|Friday July 29, 2016||Honorary Graduates > Monday 16 July 2007 (Cornwall Ceremonies)|
Monday 16 July 2007 (Cornwall ceremonies)
Born in Blandford, Dorset, Kurt Jackson is a leading British artist. Before reaching university age, he had travelled extensively throughout the world including the Amazon Rainforest and the Arctic Circle. By his late teens he had developed his own affiliations to libertarian politics and environmental issues.
At university, Kurt Jackson initially opted to pursue his interest in natural history, and he graduated from St Peter’s College, Oxford with an honours degree in Zoology. However, he spent most of his time attending classes at Ruskin College or painting in the countryside surrounding Oxford. In 1983 he travelled and painted throughout Africa before he and his wife Caroline settled in Boscastle, moving in 1989 to West Cornwall where they still live with their three children.
He says: ‘In Cornwall my subjects are mostly places I know well, that I visit over and over again – certain areas of coast, moorland and valleys. I work through projects, which are either based on a particular aspect of Cornish culture or on a distinct track of countryside. Capturing a fleeting impression doesn’t interest me. In all my paintings the aim is to convey my feelings and sense of awareness in that particular environment.’
Kurt Jackson’s paintings are fluent, dynamic and exciting, resulting from a working method that is both challenging and intense. He has worked with a number of charities, raising money and awareness about their work. These include Survival International, Greenpeace, Oxfam, Friends of the Earth, VSO, WaterAid, Cornwall Wildlife Trust and the Woodland Trust.
Sir Nicholas Stern is best known as the head of the highly influential Stern Review on the Economics of Climate Change, which was published in October 2006. The Review argued the economic case for tackling climate change and concluded that the cost of doing nothing would be greater than the cost of taking action. He served for four years as adviser to the UK Government on the Economics of Climate Change and Development, reporting to the Prime Minister. He is currently IG Patel Professor of Economics, heading a new India Observatory within the London School of Economics’ Asia Research Centre and Visiting Fellow at Nuffield College, Oxford.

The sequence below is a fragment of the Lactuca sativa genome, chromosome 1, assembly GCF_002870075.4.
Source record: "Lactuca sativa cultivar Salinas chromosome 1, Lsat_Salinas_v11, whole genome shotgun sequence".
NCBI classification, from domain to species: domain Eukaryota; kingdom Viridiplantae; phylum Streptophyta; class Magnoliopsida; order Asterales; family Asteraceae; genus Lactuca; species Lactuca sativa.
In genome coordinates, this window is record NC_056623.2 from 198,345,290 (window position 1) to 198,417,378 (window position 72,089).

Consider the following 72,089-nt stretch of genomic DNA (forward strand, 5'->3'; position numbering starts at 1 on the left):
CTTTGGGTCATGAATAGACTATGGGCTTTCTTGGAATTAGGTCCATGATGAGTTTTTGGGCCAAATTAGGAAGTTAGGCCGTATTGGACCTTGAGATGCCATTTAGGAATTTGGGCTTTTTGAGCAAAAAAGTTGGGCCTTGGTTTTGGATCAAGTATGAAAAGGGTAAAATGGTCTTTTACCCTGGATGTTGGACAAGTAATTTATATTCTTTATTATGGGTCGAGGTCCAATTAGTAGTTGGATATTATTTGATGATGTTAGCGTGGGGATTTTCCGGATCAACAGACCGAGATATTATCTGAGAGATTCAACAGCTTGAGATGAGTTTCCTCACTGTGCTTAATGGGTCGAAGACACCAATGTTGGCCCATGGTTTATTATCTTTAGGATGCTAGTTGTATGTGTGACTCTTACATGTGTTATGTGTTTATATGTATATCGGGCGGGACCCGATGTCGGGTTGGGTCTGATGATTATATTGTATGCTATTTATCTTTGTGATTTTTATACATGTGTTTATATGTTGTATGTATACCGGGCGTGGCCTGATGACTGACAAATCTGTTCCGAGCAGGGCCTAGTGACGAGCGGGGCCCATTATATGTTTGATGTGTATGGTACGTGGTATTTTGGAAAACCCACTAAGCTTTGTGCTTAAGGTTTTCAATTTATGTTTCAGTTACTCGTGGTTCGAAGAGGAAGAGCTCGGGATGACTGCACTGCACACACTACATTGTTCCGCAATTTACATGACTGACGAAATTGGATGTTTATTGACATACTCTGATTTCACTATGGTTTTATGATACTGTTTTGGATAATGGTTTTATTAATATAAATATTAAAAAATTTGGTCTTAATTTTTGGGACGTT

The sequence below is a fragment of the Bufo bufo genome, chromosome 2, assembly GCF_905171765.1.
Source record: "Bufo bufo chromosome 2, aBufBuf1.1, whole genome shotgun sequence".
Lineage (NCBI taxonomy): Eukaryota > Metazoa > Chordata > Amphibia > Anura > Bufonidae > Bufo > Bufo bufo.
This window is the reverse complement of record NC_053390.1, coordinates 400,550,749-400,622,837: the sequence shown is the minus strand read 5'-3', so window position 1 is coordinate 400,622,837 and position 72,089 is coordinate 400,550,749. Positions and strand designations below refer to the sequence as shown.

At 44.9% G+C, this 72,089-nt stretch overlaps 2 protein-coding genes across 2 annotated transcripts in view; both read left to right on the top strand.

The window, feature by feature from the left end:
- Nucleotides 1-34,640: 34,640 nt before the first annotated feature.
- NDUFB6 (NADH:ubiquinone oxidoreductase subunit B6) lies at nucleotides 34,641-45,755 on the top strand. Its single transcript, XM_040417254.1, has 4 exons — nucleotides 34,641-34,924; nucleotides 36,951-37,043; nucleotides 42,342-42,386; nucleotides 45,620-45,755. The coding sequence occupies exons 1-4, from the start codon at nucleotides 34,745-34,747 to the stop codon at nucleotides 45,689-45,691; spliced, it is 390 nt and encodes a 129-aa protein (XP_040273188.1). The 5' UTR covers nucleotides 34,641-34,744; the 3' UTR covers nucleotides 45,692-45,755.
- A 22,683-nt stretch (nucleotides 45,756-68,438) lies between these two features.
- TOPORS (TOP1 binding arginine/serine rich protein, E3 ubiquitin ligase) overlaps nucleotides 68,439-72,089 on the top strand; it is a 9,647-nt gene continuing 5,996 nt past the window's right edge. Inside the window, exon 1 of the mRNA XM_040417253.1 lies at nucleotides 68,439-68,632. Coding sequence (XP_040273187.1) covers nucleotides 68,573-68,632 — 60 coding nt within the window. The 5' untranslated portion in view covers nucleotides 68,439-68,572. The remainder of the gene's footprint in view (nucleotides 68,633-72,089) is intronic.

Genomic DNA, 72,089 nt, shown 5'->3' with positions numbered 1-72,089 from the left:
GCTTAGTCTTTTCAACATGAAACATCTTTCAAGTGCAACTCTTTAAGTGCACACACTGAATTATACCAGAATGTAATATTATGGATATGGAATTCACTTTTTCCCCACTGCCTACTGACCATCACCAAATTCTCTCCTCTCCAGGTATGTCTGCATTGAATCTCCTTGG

From 2003 to 2005, Sir Nicholas was Second Permanent Secretary to Her Majesty’s Treasury and from 2004 to 2005 Director of Policy and Research for the Prime Minister’s Commission for Africa. From 2000 to 2003, he was World Bank Chief Economist. From 1994 until late 1999, he was Chief Economist and Special Counsellor to the President of the European Bank for Reconstruction and Development.
His career before 1994 was mostly spent in academic life, including spells at the London School of Economics, Oxford, Warwick, the Massachusetts Institute of Technology, the École Polytechnique in Paris, the Indian Statistical Institute in Bangalore and Delhi, and the People’s University of China in Beijing.
Sir Nicholas’s research and publications have focused on economic development and growth, economic theory, tax reform, public policy and the role of the state and economies in transition.
Sir Nicholas is a Fellow of the British Academy. He took a BA in Mathematics at Cambridge and DPhil in Economics at Oxford. He has an Honorary Doctorate from Warwick and is an Honorary Fellow of St Catherine’s College, Oxford and Peterhouse, Cambridge.
The University of Exeter, The Queen’s Drive, Exeter, Devon, UK EX4 4QJ
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